West Palm Beach Mayor Jeri Muoio said the change is being made to improve the quality of life for residents. Part of the change includes adding "no train horn" signs along the route.
Muoio said it's important for residents and visitors to make smart decisions near railroad tracks and crossings.
At a Monday morning event, Muoio said, "Our residents have wanted the quiet zone for some time, and I'm happy to say that the time has finally come when we can implement it."
The mayor said it is a quality of life issue, but the city is also launching an outreach campaign to keep people safe.
She says, "I'm really concerned that people remember to be smart and safe at the crossings because they're not going to be hearing the train horns as they have in the past."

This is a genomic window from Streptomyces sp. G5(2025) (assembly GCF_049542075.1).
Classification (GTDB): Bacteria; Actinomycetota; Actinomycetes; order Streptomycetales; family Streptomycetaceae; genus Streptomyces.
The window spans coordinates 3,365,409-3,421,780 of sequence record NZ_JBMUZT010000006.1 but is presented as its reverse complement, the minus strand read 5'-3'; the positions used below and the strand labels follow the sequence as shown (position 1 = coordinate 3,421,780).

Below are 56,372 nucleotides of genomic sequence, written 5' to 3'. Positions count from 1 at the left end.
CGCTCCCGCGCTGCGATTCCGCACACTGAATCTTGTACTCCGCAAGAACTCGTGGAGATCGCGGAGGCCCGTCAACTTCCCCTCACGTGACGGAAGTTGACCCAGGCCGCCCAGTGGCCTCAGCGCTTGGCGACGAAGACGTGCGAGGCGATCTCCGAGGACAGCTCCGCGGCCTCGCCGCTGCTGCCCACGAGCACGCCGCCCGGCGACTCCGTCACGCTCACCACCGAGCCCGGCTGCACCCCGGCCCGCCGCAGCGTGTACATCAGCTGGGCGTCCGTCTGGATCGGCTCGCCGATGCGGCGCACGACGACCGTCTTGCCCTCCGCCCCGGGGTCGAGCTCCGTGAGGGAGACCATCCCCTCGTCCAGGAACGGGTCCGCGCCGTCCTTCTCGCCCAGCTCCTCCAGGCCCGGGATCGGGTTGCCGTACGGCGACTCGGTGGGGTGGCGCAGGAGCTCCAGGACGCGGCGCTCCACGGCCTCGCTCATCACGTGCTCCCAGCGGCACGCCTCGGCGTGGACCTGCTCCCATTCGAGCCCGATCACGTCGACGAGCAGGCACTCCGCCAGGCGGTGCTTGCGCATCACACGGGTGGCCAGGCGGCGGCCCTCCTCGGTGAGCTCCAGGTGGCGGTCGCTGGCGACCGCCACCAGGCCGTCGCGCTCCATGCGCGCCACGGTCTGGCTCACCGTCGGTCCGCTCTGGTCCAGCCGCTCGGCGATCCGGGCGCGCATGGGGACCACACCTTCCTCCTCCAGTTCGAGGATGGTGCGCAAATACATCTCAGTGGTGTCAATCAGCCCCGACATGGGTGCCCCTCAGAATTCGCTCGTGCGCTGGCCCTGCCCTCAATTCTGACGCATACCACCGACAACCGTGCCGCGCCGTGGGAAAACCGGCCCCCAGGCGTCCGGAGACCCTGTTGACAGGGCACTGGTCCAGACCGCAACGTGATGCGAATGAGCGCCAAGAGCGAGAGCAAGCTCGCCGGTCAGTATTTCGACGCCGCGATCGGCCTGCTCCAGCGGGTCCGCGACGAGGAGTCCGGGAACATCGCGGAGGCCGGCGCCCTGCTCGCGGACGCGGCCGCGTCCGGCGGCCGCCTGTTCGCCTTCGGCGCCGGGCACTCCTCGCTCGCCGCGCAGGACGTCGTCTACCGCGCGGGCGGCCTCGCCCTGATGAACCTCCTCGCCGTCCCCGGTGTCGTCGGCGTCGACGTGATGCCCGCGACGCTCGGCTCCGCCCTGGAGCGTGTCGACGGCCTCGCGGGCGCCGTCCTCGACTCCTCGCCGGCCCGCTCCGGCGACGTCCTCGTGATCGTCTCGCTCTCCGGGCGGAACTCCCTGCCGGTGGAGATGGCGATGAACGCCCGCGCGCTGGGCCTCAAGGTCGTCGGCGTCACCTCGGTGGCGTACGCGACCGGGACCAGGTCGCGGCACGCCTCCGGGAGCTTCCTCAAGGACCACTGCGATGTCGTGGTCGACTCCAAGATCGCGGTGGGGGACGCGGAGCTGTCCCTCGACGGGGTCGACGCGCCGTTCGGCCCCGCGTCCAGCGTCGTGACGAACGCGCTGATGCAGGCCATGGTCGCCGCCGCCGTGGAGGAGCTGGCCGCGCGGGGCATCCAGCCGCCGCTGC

To increase safety, the city put up "no train horn" signs at the 26 railroad crossings where the horns will no longer be required, in addition to other physical improvements at crossings including road delineators.
Brightline will also put up digital signs to remind people they will not hear the horns.
According to Brightline and West Palm Beach city leaders, trains will still be able to sound their horns in an emergency at passenger stations and rail yards or when departing from the station.
Brightline said it's the responsibility of the city not the railroad to implement the quiet zones. There are five other cities in Palm Beach County that hope to do so including: Lake Worth, Boynton Beach, Delray Beach, Boca Raton and Lantana.
Lake Worth is expected to implement quiet zones next week.
It's unclear when the other cities are expected to implement the quiet zone.